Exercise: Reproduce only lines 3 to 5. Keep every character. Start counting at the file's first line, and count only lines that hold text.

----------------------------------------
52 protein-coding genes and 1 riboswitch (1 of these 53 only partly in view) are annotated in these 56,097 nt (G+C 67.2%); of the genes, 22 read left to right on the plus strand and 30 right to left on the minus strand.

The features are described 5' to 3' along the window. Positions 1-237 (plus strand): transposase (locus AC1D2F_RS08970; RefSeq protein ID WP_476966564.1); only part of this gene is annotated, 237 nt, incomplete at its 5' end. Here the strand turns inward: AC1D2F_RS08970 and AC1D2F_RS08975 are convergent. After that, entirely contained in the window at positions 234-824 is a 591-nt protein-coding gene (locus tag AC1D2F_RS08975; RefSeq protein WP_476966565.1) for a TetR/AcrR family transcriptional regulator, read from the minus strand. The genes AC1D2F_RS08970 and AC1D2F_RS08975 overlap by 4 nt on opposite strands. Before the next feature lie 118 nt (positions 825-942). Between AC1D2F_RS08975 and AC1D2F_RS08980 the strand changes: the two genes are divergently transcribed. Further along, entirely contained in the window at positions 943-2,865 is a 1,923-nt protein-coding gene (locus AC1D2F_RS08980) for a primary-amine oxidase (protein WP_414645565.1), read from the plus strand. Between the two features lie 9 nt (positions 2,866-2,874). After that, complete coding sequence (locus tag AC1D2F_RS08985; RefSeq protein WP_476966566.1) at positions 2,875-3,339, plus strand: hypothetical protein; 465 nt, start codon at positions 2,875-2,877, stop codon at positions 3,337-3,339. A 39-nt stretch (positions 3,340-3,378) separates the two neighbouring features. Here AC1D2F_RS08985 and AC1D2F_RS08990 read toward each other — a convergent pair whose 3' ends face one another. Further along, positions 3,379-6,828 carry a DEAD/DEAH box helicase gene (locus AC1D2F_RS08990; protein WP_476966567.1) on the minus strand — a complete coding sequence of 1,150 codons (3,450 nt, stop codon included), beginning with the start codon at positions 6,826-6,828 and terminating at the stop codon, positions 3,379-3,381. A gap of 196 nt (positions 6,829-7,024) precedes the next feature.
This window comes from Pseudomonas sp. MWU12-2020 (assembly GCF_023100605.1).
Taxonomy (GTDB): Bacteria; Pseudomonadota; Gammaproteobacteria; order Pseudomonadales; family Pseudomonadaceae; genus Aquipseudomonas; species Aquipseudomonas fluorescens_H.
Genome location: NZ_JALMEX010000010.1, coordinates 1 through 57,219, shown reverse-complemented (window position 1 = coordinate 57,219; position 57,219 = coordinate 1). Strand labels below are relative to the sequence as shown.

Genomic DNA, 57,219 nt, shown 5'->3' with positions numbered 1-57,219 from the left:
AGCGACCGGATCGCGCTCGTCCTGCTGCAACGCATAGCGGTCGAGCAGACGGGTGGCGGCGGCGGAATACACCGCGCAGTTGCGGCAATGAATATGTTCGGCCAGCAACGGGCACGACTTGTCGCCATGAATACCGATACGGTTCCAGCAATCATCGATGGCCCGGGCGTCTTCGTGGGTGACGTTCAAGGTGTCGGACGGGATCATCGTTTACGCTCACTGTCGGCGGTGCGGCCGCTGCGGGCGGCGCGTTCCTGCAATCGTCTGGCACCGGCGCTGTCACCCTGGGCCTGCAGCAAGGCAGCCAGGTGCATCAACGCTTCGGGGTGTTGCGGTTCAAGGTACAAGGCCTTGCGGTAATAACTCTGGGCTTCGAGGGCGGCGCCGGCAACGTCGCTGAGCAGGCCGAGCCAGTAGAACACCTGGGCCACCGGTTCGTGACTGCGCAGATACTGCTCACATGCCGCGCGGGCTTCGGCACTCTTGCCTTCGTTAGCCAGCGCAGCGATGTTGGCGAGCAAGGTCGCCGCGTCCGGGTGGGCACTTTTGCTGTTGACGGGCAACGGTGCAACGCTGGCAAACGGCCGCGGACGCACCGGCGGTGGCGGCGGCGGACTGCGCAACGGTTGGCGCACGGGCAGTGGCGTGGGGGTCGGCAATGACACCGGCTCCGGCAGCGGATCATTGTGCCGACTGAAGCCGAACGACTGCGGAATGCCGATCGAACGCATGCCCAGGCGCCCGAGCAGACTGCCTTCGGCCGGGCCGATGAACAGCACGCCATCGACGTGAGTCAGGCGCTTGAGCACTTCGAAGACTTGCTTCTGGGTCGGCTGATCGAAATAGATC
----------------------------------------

This window comes from Pseudomonas sp. MWU12-2020 (assembly GCF_023100605.1).
Taxonomy (GTDB): Bacteria; Pseudomonadota; Gammaproteobacteria; order Pseudomonadales; family Pseudomonadaceae; genus Aquipseudomonas; species Aquipseudomonas fluorescens_H.
Genome location: NZ_JALMEX010000010.1, coordinates 1 through 57,219, shown reverse-complemented (window position 1 = coordinate 57,219; position 57,219 = coordinate 1). Strand labels below are relative to the sequence as shown.